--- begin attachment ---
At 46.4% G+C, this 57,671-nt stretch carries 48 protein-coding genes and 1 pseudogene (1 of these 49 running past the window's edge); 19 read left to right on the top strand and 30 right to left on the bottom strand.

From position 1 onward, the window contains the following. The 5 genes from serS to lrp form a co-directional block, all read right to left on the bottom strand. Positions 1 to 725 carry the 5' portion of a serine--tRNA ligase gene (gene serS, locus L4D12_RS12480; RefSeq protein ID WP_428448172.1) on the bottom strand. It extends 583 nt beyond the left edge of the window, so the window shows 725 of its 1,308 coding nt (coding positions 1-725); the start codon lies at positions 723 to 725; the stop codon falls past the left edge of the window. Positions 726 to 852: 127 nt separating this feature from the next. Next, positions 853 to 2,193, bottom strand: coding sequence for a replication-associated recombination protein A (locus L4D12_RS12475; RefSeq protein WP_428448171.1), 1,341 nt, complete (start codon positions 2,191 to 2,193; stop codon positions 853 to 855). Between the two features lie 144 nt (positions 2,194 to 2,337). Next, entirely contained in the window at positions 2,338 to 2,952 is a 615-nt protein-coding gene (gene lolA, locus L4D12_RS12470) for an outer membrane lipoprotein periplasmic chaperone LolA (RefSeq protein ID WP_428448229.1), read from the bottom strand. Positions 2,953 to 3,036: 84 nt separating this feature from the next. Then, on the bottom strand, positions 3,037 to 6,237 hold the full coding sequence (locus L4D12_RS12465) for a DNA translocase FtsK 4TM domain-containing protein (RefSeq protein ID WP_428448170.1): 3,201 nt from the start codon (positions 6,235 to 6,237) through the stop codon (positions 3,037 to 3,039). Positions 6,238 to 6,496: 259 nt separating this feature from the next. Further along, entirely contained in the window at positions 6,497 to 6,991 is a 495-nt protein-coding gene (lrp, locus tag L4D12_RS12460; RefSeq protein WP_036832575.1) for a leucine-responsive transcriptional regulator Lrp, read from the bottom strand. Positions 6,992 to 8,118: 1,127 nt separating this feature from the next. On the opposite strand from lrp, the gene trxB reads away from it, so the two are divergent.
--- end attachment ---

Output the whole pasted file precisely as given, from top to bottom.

At 46.4% G+C, this 57,671-nt stretch carries 48 protein-coding genes and 1 pseudogene (1 of these 49 running past the window's edge); 19 read left to right on the top strand and 30 right to left on the bottom strand.

From position 1 onward, the window contains the following. The 5 genes from serS to lrp form a co-directional block, all read right to left on the bottom strand. Positions 1 to 725 carry the 5' portion of a serine--tRNA ligase gene (gene serS, locus L4D12_RS12480; RefSeq protein ID WP_428448172.1) on the bottom strand. It extends 583 nt beyond the left edge of the window, so the window shows 725 of its 1,308 coding nt (coding positions 1-725); the start codon lies at positions 723 to 725; the stop codon falls past the left edge of the window. Positions 726 to 852: 127 nt separating this feature from the next. Next, positions 853 to 2,193, bottom strand: coding sequence for a replication-associated recombination protein A (locus L4D12_RS12475; RefSeq protein WP_428448171.1), 1,341 nt, complete (start codon positions 2,191 to 2,193; stop codon positions 853 to 855). Between the two features lie 144 nt (positions 2,194 to 2,337). Next, entirely contained in the window at positions 2,338 to 2,952 is a 615-nt protein-coding gene (gene lolA, locus L4D12_RS12470) for an outer membrane lipoprotein periplasmic chaperone LolA (RefSeq protein ID WP_428448229.1), read from the bottom strand. Positions 2,953 to 3,036: 84 nt separating this feature from the next. Then, on the bottom strand, positions 3,037 to 6,237 hold the full coding sequence (locus L4D12_RS12465) for a DNA translocase FtsK 4TM domain-containing protein (RefSeq protein ID WP_428448170.1): 3,201 nt from the start codon (positions 6,235 to 6,237) through the stop codon (positions 3,037 to 3,039). Positions 6,238 to 6,496: 259 nt separating this feature from the next. Further along, entirely contained in the window at positions 6,497 to 6,991 is a 495-nt protein-coding gene (lrp, locus tag L4D12_RS12460; RefSeq protein WP_036832575.1) for a leucine-responsive transcriptional regulator Lrp, read from the bottom strand. Positions 6,992 to 8,118: 1,127 nt separating this feature from the next. On the opposite strand from lrp, the gene trxB reads away from it, so the two are divergent.